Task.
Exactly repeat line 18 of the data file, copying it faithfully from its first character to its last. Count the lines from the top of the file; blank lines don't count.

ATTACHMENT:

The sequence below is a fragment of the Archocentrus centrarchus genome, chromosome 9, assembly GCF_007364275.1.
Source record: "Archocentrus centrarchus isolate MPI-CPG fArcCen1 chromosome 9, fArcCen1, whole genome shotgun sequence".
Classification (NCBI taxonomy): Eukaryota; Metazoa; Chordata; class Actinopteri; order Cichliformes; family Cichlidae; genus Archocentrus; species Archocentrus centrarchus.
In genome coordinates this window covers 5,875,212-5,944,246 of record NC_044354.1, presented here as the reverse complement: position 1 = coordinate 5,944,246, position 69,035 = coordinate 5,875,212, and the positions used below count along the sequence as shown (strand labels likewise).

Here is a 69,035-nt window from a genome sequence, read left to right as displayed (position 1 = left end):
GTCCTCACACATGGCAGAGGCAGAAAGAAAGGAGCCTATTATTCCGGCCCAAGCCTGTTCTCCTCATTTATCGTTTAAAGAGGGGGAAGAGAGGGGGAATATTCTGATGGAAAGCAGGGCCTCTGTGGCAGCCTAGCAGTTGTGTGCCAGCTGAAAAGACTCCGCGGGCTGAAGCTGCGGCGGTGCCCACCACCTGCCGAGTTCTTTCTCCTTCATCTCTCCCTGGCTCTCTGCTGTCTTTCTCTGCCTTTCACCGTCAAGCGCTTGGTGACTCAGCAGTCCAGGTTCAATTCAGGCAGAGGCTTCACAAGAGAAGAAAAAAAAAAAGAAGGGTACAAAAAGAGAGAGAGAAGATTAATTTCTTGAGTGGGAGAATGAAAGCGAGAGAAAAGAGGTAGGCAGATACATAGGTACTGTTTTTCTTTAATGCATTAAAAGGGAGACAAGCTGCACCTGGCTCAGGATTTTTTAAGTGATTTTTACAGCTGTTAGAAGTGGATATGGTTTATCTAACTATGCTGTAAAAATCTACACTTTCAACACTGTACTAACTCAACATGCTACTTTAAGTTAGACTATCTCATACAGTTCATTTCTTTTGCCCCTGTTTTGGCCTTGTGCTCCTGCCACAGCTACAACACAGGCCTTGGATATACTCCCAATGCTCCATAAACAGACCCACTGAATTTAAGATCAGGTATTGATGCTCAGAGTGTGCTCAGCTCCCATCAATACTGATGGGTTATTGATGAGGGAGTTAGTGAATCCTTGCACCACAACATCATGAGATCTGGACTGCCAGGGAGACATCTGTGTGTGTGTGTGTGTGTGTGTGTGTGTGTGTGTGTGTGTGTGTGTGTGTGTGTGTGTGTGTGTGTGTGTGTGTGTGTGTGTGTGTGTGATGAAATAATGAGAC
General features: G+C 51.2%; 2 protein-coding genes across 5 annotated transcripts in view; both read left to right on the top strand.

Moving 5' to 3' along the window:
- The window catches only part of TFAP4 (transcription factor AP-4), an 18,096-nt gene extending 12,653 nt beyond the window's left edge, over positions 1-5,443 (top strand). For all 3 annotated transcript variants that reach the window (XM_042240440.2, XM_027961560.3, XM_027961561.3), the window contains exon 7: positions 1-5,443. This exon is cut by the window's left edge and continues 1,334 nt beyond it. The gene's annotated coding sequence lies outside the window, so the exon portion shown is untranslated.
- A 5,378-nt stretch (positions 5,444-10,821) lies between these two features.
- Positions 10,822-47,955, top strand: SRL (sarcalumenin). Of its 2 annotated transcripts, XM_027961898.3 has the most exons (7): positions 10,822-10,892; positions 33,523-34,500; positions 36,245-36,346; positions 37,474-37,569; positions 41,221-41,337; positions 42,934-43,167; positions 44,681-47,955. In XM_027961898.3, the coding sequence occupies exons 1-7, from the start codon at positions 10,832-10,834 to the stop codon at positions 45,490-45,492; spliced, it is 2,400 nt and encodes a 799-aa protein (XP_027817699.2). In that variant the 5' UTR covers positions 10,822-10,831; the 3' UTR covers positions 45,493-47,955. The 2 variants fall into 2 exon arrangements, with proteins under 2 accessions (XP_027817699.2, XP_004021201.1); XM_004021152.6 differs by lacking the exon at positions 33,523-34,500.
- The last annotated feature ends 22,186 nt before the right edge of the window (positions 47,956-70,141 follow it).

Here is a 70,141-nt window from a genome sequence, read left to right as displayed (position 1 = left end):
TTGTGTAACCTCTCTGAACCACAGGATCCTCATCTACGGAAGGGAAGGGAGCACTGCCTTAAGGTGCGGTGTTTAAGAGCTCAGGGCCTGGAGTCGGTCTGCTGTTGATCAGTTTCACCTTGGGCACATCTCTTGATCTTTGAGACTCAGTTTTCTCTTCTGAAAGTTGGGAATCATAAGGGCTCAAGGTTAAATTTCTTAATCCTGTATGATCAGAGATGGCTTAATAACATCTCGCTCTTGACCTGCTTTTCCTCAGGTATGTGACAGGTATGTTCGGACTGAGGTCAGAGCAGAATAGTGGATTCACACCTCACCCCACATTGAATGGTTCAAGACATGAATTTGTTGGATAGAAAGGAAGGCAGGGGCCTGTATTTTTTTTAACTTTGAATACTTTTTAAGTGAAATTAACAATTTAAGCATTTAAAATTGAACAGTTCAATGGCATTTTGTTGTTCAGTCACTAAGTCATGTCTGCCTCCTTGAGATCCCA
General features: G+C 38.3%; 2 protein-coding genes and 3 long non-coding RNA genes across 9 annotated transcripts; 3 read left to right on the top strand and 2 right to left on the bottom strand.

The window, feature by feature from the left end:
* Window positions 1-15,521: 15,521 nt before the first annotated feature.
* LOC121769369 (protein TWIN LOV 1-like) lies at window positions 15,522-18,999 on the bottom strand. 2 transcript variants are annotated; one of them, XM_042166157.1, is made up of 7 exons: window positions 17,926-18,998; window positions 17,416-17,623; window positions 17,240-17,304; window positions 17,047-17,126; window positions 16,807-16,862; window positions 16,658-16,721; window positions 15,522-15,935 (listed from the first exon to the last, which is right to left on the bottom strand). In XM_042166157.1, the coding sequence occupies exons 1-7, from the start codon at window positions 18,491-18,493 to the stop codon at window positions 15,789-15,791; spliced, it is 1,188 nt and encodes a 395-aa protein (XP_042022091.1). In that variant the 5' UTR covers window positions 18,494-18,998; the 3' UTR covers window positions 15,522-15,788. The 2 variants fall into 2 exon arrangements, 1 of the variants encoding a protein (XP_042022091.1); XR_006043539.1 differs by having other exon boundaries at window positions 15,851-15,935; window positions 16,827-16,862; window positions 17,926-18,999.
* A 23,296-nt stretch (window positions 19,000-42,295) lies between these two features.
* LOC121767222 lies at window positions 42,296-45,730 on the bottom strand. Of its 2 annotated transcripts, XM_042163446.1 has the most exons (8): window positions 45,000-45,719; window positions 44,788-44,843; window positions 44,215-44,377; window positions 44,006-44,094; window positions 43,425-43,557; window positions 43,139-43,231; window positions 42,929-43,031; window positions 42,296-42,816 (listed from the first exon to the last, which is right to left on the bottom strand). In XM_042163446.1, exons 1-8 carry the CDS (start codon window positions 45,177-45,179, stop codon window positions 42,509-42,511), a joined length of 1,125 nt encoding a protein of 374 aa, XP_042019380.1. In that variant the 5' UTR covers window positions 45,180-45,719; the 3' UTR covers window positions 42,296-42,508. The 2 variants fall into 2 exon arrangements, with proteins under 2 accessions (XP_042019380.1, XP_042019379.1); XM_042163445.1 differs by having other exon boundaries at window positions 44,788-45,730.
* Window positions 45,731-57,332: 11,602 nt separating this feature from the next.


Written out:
* LOC121769369 (protein TWIN LOV 1-like) lies at window positions 15,522-18,999 on the bottom strand. 2 transcript variants are annotated; one of them, XM_042166157.1, is made up of 7 exons: window positions 17,926-18,998; window positions 17,416-17,623; window positions 17,240-17,304; window positions 17,047-17,126; window positions 16,807-16,862; window positions 16,658-16,721; window positions 15,522-15,935 (listed from the first exon to the last, which is right to left on the bottom strand). In XM_042166157.1, the coding sequence occupies exons 1-7, from the start codon at window positions 18,491-18,493 to the stop codon at window positions 15,789-15,791; spliced, it is 1,188 nt and encodes a 395-aa protein (XP_042022091.1). In that variant the 5' UTR covers window positions 18,494-18,998; the 3' UTR covers window positions 15,522-15,788. The 2 variants fall into 2 exon arrangements, 1 of the variants encoding a protein (XP_042022091.1); XR_006043539.1 differs by having other exon boundaries at window positions 15,851-15,935; window positions 16,827-16,862; window positions 17,926-18,999.